Having the right discs can make a big difference in your game!
December 22, 2020 by Charlie Eisenhood in Opinion with 0 comments
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Disc golf and ultimate frisbee — they should go together like peanut butter and jelly, right? Throw a disc to a teammate or throw a disc to a basket: fundamentally, it’s not that different.
But as any ultimate player who has put down the Ultrastar and picked up some golf discs can tell you, it’s not quite so simple.
We’ve already got a Tuesday Tips all about how to improve your disc golf game when you’re coming over from ultimate frisbee and a whole series from James Bress about making the transition, but today we’re going to talk about an underrated part of getting off on the right foot: picking the correct discs.
Unlike in ultimate, disc golf has hundreds of discs to choose from, produced by a variety of different manufacturers with different strengths and weaknesses. Just like in golf, there are putters, mids, fairway drivers, and distance drivers, each with a specific set of flight characteristics. So where do you begin? We’ve got just the guide for you.
Understanding the Flight Ratings
Before I suggest some of the best discs for ultimate players, a quick aside. Every disc is going to be categorized by its flight numbers — which give you a sense of its purpose and how it flies.
The four categories, in the order they are listed on discs, are:
- Speed [1 to 14] — a measure of how quickly a disc can fly through the air when thrown properly (higher is faster)
- Glide [1 to 7] — a measure of how much loft a disc has, how much it “wants to fly” (higher is glidier)
- Turn [+1 to -5] — a measure of a disc’s tendency to “turn” or “flip” in the initial part of its flight when thrown at high speed (more negative = more turn)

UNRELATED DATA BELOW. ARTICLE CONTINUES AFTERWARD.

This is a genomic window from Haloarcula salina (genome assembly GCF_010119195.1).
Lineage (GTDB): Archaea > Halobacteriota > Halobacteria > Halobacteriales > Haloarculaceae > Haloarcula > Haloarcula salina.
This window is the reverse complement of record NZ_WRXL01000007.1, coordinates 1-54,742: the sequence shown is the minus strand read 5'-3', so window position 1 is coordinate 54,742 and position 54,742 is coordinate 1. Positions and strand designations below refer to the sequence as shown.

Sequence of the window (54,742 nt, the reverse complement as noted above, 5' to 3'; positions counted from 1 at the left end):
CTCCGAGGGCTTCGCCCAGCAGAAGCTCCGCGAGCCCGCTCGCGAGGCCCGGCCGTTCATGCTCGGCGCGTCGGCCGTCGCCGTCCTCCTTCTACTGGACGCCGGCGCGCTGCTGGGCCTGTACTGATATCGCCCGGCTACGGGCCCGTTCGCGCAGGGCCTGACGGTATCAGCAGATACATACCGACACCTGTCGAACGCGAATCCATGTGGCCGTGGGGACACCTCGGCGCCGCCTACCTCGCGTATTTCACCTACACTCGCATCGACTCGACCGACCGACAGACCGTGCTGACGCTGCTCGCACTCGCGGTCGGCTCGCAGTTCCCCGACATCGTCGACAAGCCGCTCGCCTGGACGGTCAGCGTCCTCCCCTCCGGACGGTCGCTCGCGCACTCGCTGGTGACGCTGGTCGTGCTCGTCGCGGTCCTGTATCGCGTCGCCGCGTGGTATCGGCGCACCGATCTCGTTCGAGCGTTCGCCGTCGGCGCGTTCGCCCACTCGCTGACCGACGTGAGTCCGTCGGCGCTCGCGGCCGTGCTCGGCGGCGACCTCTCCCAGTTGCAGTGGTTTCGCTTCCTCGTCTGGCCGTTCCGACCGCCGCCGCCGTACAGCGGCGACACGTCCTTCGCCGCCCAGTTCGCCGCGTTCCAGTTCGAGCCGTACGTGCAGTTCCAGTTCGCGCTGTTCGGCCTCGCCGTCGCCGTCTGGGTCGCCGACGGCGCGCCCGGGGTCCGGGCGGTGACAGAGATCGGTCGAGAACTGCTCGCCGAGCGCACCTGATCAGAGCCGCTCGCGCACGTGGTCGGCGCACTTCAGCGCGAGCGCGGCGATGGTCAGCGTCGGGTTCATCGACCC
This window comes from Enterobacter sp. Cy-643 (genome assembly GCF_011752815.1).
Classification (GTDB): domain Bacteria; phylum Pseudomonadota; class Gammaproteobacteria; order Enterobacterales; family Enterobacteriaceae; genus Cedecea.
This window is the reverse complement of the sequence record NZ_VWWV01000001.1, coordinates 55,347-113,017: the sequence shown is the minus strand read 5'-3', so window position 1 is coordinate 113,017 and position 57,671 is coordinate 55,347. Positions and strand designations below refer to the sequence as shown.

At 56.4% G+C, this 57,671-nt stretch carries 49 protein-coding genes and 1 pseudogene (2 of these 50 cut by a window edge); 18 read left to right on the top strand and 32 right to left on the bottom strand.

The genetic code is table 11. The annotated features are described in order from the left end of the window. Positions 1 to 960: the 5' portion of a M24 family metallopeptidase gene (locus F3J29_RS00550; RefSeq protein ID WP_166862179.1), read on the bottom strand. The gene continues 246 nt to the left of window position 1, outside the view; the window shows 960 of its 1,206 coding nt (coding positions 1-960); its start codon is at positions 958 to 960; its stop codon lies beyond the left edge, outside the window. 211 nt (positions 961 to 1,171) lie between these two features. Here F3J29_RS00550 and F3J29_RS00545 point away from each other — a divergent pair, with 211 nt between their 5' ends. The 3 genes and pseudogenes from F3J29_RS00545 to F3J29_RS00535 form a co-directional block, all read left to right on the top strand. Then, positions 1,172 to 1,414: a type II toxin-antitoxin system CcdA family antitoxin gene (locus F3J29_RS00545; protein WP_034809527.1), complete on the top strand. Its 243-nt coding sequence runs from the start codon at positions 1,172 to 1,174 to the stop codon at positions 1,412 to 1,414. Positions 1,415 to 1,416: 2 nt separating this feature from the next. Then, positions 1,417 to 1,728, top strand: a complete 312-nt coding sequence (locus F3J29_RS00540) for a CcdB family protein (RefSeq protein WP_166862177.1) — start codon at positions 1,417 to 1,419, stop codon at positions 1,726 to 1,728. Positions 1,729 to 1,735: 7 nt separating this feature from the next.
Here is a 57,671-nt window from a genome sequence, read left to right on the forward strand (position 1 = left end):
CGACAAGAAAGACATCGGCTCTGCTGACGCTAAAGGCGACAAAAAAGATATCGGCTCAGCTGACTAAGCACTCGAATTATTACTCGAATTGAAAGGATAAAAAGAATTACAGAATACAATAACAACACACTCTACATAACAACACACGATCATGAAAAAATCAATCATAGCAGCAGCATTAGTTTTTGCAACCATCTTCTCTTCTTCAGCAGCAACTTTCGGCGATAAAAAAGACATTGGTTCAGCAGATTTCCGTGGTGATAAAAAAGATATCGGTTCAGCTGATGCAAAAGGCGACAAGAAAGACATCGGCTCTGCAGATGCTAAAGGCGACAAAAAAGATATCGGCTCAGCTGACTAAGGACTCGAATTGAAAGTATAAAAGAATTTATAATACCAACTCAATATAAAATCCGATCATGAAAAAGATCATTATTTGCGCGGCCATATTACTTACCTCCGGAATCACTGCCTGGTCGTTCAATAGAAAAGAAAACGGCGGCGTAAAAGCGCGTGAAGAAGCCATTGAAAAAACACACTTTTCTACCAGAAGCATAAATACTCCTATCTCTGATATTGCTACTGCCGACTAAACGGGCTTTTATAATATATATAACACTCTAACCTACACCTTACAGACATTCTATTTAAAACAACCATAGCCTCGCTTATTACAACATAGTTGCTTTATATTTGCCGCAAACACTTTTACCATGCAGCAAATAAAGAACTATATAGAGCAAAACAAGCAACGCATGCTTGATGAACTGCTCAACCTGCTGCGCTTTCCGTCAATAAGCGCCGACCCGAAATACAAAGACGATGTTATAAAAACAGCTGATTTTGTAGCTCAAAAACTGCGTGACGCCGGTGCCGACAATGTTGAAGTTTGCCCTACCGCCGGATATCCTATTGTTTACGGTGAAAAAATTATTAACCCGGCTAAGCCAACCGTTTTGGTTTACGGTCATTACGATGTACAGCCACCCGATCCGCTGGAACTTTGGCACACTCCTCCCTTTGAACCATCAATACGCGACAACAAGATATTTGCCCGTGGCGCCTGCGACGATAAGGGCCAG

- Fade [0 to 5] — a measure of a disc’s tendency to “fade” out at low speed at the end of its flight (higher = more fade)
If you’re looking for a more in-depth explanation, check out this post. Here, we’ll keep it simple: ultimate players that are new to disc golf will be more comfortable with slower speed discs (nothing higher than speed 9), glidier discs (4 or higher), discs with a good bit of turn (-1 or lower), and discs with low fade (0 or 1).
Why? Well, ultimate players are really accustomed to throwing Ultrastars, which are slow with a lot of glide, with a good amount of turn and minimal fade. If I had to put numbers on it, I’d probably say the Ultrastar maps to a 2/7/-2/0.
Here’s what you don’t want to do (a common rookie mistake): go into a Dick’s Sporting Goods and buy the highest speed driver you can find. Faster discs are not your friend as a beginner, as they demand impeccable form and high arm speed, which are not going to be there for the large majority of new players. I promise you that as an ultimate player, your disc golf form will be bad at first. It takes practice to learn the correct habits.
So, now, let’s get into some disc recommendations.
All-Around Great Discs for Ultimate Players (And the Best Midranges)
Latitude 64 Fuse (5/6/-1/0)
The Latitude 64 Fuse is a perfect choice for a starter disc for ultimate players. It’s a midrange disc with a ton of glide, a little bit of turn, and minimal fade. It goes where you throw it. It’s kind of like a putter that can fly further. It will also hold the line you throw it on, so it will teach you about angle control. The best thing about it is that it’s an appropriate disc even for advanced players, so you’ll keep it in your bag even as you improve as a player. It will be a very comfortable first disc for ultimate players used to throwing Ultrastars.
Innova Mako3 (5/4/0/0)
The Innova Mako3 is a quintessential “first disc for ultimate players.” I keep one in my bag even after years of playing. It is a true “point and shoot” disc with minimal turn and fade. If you’re struggling to get those straight shots down a tunnel fairway, the Mako3 may be your answer. A unique disc that can teach you form lessons while allowing you to enjoy your rounds as a beginner.
Discraft Buzzz SS (5/4/-2/1)